Your birding month
Five birds to find in November include Golden Plover, Barn Owl and Shag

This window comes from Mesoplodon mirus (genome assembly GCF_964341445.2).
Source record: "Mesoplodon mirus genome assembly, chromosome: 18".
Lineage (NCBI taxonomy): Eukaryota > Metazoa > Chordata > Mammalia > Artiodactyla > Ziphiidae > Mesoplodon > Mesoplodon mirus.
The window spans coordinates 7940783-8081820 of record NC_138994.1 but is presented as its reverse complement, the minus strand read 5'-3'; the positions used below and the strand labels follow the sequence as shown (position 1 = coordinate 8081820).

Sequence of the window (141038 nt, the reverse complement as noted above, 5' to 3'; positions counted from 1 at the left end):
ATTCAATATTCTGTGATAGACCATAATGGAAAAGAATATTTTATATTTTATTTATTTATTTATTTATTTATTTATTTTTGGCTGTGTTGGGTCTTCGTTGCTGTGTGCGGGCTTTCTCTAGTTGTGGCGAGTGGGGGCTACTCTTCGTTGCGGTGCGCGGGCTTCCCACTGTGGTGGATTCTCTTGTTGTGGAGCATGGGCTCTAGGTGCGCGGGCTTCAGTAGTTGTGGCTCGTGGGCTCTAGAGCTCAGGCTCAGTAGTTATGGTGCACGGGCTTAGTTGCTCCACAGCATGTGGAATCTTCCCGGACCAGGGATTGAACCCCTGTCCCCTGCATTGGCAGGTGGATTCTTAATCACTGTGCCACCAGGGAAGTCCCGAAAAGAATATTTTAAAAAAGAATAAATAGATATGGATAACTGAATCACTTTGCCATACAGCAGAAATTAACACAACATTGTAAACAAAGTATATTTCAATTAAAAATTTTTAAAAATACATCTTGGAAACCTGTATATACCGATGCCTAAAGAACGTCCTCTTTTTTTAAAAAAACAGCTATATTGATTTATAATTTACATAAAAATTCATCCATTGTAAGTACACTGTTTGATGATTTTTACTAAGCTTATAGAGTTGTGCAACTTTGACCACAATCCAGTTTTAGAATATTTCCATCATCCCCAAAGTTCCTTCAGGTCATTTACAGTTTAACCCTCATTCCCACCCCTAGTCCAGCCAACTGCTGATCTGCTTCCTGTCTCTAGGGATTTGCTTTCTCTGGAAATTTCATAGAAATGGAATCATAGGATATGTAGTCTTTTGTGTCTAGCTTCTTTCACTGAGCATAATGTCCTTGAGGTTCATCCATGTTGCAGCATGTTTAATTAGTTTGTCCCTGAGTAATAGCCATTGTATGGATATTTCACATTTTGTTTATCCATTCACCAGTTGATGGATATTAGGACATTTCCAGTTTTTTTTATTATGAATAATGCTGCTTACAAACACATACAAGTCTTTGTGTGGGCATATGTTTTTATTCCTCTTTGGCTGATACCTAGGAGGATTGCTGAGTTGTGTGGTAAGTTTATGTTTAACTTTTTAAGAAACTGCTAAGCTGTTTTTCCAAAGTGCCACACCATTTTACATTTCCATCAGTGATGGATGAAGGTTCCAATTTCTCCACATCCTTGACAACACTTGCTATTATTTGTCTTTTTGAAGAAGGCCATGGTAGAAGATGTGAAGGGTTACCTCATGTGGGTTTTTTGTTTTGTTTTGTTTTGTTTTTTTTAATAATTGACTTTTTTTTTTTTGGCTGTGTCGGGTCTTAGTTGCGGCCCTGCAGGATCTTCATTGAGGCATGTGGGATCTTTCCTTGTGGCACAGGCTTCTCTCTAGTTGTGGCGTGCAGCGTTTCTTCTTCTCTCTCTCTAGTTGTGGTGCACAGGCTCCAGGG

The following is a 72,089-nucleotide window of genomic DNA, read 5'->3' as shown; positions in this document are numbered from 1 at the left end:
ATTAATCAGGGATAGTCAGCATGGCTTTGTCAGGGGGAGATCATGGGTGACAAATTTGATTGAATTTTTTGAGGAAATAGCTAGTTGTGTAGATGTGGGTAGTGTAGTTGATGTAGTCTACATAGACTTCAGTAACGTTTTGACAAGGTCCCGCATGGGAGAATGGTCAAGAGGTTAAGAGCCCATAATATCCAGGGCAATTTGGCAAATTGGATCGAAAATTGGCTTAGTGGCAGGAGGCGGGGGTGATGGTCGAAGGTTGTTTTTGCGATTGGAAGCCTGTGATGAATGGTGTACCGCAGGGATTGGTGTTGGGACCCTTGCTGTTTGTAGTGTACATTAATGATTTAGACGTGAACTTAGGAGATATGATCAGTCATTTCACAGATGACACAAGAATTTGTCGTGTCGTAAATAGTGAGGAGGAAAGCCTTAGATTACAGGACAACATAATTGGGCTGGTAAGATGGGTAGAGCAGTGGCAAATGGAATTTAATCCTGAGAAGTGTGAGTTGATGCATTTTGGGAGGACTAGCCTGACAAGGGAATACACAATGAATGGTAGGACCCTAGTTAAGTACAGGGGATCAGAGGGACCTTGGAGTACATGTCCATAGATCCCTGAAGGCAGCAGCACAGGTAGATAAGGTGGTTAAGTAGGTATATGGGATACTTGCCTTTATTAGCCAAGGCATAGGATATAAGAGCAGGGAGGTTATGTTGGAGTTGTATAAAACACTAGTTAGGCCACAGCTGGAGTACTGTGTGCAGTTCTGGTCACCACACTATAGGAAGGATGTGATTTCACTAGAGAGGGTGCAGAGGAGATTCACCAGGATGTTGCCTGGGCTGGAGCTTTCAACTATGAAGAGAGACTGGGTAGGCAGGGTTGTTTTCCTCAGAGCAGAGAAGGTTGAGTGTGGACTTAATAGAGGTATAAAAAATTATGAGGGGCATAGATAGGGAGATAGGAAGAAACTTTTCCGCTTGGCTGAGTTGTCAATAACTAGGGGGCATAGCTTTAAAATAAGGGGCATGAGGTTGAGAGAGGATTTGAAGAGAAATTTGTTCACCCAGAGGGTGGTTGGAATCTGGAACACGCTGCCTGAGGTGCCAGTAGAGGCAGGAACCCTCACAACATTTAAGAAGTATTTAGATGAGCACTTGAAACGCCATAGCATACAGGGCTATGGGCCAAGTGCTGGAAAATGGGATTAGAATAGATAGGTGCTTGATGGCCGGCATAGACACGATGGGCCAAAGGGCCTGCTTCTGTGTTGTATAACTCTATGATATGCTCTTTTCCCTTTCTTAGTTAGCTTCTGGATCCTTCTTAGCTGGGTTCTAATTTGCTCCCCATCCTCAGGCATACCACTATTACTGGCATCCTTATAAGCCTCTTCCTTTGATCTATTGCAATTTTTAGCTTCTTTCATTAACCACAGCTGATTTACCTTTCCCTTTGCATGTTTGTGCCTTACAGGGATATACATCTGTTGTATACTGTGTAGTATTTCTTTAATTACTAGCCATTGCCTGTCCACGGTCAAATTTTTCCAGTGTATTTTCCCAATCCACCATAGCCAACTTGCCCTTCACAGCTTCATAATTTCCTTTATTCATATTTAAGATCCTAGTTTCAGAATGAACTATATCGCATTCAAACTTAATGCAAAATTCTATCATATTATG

TALL, STATELY, ELEGANT, deadly. Grey Herons are magnificent, patient, killing machines. They are mainly fish specialists, given a decent supply of prey, but are equally adept at gobbling up ducklings, small mammals and amphibians, given the opportunity. But to concentrate on the heron’s diet somehow detracts from its beauty; and Grey Herons are undoubtedly handsome birds. Also, despite being extremely widely distributed across the whole of the UK, including the islands, the Grey Heron is a surprisingly uncommon breeder in this country, with about 13,000 nesting pairs. Compare this, for instance, with breeding populations of some birds you possibly don’t see every day: there are 27,000 pairs of Shag, 50,000 pairs of Tawny Owl, 200,000 pairs of Tree Sparrow, or 260,000 pairs of Stock Dove. Grey Herons nest colonially in heronries in trees, and there are relatively few suitable sites for them to breed, which is always going to keep the numbers down to an extent. They are much less fussy in their choice of feeding area, turning up at a wide variety of water bodies, from rivers and estuaries, ditches and lakes, to garden ponds. As our country is full of such habitats, Grey Herons can turn up anywhere. And the resident breeding population is boosted at this time of year by continental migrants, swelling it to more than 60,000 individuals in winter. Take some time this month to enjoy watching one of our most magnificent birds doing what it does best.